What to do in the garden in January

What to do in the garden in January

As January draws to a close, it is still a quiet time as far as gardening is concerned due to the frosted layers and sprinkles of snow.

However, on crisp, sunny winter days, there are plenty of small jobs to be getting on with. Paying attention to the smaller jobs now will end up being rewarding later in the year.

Here are a few jobs to consider getting on with now that will save you time going into the summer months:

  • Look into plants that can still be planted this time of year; Bare root, root ball trees and shrubs are great.
  • Have you discovered that a particular shrub or tree is in the wrong place? As long as you can move it with a good rootball, you can move it to a more suitable position in your garden.
  • Continue to clear away dead leaves and other debris from your garden.
  • Weeds – they are starting to appear! Keeping them under control will save a lot of hard work and time later in the year.
  • If you have kept an area of your garden uncut as a shelter for wildlife – keep it uncut for as long as possible especially during this cold snap where wildlife needs it most.
  • Keep bird feeders topped up with feed and fat balls. Ensure your garden birds have a fresh supply of drinking water and defrost if frozen.
  • Bird boxes – clean out existing bird boxes so that the birds will use them again. If you don’t currently have any bird boxes in your garden – why not consider putting one up? It’s a great winter task that will help shelter birds. They should be positioned out of prevailing winds and strong sunlight.
  • Clean garden pots, tools, water butts and greenhouses ready for the new season, saving you the task later in the year.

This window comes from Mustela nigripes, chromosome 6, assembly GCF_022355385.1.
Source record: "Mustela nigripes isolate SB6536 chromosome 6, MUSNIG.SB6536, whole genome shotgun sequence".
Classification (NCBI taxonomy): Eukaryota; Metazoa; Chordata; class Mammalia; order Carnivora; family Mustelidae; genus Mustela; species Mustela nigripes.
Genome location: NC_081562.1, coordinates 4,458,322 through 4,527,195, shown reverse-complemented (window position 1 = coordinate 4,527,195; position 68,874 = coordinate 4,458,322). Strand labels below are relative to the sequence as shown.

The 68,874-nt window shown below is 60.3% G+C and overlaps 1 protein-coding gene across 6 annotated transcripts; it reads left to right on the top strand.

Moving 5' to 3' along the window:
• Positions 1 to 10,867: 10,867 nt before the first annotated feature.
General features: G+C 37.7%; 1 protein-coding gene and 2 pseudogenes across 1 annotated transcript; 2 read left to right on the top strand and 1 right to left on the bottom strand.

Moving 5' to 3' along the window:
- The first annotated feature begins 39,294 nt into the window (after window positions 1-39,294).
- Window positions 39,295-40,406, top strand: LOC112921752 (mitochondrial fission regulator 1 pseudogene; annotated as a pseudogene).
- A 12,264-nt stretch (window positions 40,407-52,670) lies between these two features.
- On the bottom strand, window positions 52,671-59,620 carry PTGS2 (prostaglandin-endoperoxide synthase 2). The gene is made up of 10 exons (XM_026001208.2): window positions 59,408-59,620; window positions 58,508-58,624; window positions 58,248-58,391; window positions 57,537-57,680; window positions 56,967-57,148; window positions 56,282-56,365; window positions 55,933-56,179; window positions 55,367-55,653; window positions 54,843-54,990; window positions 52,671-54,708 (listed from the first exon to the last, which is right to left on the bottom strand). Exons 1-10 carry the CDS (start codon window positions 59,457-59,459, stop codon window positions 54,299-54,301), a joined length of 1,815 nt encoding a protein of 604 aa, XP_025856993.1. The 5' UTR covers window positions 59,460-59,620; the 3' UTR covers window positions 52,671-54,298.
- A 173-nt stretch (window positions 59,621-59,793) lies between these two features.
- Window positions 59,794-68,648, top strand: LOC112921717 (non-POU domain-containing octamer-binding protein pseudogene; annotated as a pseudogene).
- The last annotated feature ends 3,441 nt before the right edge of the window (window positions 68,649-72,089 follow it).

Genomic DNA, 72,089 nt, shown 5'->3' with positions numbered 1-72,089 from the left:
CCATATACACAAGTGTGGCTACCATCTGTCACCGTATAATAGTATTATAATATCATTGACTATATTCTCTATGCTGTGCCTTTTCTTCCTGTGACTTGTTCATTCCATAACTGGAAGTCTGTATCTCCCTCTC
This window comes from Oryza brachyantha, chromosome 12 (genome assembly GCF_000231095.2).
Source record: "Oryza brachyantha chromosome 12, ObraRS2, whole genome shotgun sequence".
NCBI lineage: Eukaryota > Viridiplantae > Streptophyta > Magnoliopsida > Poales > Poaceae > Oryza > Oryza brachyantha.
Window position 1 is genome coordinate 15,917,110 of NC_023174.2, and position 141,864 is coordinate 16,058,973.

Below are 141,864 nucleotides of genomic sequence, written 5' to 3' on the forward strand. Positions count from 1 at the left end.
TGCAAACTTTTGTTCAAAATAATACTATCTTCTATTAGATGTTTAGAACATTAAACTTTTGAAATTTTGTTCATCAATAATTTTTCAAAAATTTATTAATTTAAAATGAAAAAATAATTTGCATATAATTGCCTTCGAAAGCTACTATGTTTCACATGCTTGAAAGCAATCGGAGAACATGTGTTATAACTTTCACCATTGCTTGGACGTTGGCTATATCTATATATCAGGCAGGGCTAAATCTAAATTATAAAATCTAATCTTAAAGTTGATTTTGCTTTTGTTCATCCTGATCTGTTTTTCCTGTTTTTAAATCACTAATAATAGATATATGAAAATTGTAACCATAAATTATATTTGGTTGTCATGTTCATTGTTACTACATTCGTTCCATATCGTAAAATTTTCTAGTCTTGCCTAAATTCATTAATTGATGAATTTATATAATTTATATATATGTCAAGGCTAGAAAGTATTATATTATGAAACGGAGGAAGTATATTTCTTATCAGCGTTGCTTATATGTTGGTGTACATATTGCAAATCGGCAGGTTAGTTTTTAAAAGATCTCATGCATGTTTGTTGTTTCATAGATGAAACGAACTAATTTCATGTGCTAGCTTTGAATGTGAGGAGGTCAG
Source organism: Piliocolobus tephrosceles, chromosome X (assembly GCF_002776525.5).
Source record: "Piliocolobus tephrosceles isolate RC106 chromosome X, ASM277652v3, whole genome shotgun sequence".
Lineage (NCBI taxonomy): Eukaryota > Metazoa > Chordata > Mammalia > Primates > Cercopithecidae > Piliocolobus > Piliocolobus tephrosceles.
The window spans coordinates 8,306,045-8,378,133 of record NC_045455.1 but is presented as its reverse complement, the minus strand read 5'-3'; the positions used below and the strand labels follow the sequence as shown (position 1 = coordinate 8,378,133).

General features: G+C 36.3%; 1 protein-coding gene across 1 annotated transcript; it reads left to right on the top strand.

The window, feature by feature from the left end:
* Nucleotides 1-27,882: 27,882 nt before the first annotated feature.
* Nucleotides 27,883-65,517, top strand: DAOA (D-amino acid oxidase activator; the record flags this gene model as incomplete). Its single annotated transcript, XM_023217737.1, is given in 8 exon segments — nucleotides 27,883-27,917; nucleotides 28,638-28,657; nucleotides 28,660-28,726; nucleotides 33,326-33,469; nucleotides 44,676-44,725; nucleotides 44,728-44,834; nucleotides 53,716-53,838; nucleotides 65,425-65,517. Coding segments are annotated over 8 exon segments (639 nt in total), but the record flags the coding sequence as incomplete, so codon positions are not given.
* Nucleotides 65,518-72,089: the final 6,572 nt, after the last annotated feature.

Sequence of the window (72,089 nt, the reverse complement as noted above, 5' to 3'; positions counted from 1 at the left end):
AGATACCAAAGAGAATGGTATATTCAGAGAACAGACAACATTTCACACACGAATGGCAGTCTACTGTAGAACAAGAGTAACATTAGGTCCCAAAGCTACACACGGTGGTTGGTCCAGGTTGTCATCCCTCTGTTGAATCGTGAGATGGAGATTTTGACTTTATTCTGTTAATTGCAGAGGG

• Check stakes and ties and other supporting systems for your trees, shrubs and climbers to ensure they are doing their job properly. Adjust or replace as necessary.
  • Wisteria – these can be pruned now. Cut back shoots by 2-3 buds on their lateral stems. This will ensure healthy blooms come the spring.
  • Cut back ornamental grasses – they can be cut back to within a few centimetres above the ground.
  • Prune apple and pear trees – these are best done when the trees are still dormant.
  • Plums\cherries\apricots – leave these alone until the summer. Pruning now will make the susceptible to Silver-Leaf infections.

Here at Arundel Arboretum, one of the leading garden centres in West Sussex, our friendly team are always delighted to help and assist you with any concerns you may have about what jobs to undertake now.

Why not pop in and have a look around our nursery? If you are planning to plant some new trees or shrubs this year, we have an excellent range to choose from. We shall look forward to your visit.

Back to blog
1 of 2

Related plants

1 of LazyProductDropCollection

Where we are located


Arundel Arboretum Ltd Scotland Barn Chichester Road Arundel West Sussex BN18 0AD

Contact Us

Monday - Friday

8:00 am - 5:00 pm

Saturday - Sunday

9:00 am - 4:00 pm

Bank Holidays

9:00 am - 4:00 pm

Easter Sunday - Closed

Christmas & New Year Closed between Christmas and New Year